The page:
“Are you a witch?
Have you had relations with the devil?
Have you had relations with the devil and what took place?
What knowledge did the devil give you?”
—An excerpt from ‘Interrogations’ by Rebecca Tamás
“It was in 2009 when mental illness gripped me. I was 24 then,” says Ankita Lamay (name changed), now 38, as she starts narrating what made her a mental health patient. She adds, “I struggled to eat, interact, or do any work. I would always feel unwell and low.”
Her failure to perform social roles, spending her days mostly in despair and isolation, not checking the boxes of ‘normalcy’ as guided by the psycho-social norms and structures, it nevertheless took her family a year to realise that something was not right with her.
Lamay was taken from her village in Khuntpani, Jharkhand to Rankiya in Odisha for medical treatment by her family in 2010. “Rankiya also happens to be my second village,” she says proudly. The Adivasis of India often stand torn between states as their villages, earlier guided by rivers and mountains, now stand divided by state-drawn boundaries and borders.
For six months, her family administered her medicines prescribed by the doctor. When asked if she knew about her illness and what was she being treated for, Lamay says: “I was only told by my uncles that the medicines will cure my stress and treat my abnormalities.”
A Union of Madness and Witchcraft
Married to a man in nearby Boya village in 2012, Lamay was anything but ‘sane’ to her in-laws. “I had not recovered from my illness. I would cry almost all the time and not eat. It didn’t take them too long to accuse me of practicing witchcraft and labelling me crazy.”
The horrific account of her marital life entails multiple visits to an ojha (shaman), a sorcerer and a good witch capable of faith healing and ridding one’s body of ‘possessions’ and ‘spirits’.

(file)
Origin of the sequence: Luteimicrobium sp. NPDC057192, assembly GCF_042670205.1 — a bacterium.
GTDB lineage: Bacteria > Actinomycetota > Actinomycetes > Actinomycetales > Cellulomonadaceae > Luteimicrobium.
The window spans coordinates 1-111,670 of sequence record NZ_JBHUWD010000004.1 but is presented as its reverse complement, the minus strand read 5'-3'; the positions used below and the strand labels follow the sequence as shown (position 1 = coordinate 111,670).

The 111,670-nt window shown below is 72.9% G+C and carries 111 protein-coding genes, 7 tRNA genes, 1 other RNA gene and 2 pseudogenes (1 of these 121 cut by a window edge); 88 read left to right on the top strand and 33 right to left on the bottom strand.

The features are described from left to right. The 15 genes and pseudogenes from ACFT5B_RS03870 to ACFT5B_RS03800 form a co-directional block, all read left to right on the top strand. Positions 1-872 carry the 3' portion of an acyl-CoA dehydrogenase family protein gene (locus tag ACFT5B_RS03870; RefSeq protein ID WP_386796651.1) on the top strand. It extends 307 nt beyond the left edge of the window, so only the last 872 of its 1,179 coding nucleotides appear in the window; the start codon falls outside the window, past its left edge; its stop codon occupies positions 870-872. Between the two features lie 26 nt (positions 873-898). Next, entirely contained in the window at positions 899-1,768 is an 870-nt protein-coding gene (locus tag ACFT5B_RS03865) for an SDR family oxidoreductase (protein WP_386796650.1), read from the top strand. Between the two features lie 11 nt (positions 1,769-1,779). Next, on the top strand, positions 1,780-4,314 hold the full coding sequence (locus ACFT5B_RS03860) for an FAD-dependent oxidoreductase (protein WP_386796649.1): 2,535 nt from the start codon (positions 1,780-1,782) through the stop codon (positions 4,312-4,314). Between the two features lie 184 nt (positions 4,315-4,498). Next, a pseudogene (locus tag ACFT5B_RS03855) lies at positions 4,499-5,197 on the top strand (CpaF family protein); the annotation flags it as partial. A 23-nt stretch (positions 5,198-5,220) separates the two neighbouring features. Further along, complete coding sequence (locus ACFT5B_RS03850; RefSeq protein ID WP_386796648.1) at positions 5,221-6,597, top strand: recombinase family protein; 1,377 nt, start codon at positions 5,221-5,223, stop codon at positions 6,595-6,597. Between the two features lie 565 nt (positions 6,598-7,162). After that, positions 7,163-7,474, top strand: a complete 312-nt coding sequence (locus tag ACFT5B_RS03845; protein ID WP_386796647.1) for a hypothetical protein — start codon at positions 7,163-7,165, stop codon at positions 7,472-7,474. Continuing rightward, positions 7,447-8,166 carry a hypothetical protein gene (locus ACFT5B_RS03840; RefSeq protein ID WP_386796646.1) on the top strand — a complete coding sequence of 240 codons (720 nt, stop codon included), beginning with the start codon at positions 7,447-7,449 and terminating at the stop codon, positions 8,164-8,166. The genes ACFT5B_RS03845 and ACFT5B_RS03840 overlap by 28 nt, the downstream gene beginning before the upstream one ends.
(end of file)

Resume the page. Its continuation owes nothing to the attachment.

Lamay recounts the torture she was subjected to during her treatment by the ojha. “He would hit me repeatedly with a chaabuk (whip) until my body bled. I would keep screaming in pain and agony but he wouldn’t let go of me saying that he was not hurting me but was beating the evil spirits out of me,” recalls Lamay.
Her pleas would go unheard and unheeded as her in-laws dragged her to the ojha each time. “I begged them to not take me to him but it was all in vain. Even my own parents never hit me as much as the ojha did.”
She was taken to the ojha on five different occasions and each time she would return soaked in blood. After two years of maddening torture, she walked out of her marriage and began living with her family.
But can an unmarried, ‘mad’, ‘crazy’, ‘insane’ woman, once branded a witch, live happily unmarried or divorced?
She was remarried in 2019 to a substance abuser. Within two years of their marriage, her husband died on September 30, 2021, in a hospital in Chaibasa. He was left with only four grams of blood in his body due to substance abuse, Lamay shares. Following yet another tragedy, she came back home in October of the same year and resumed living with her family.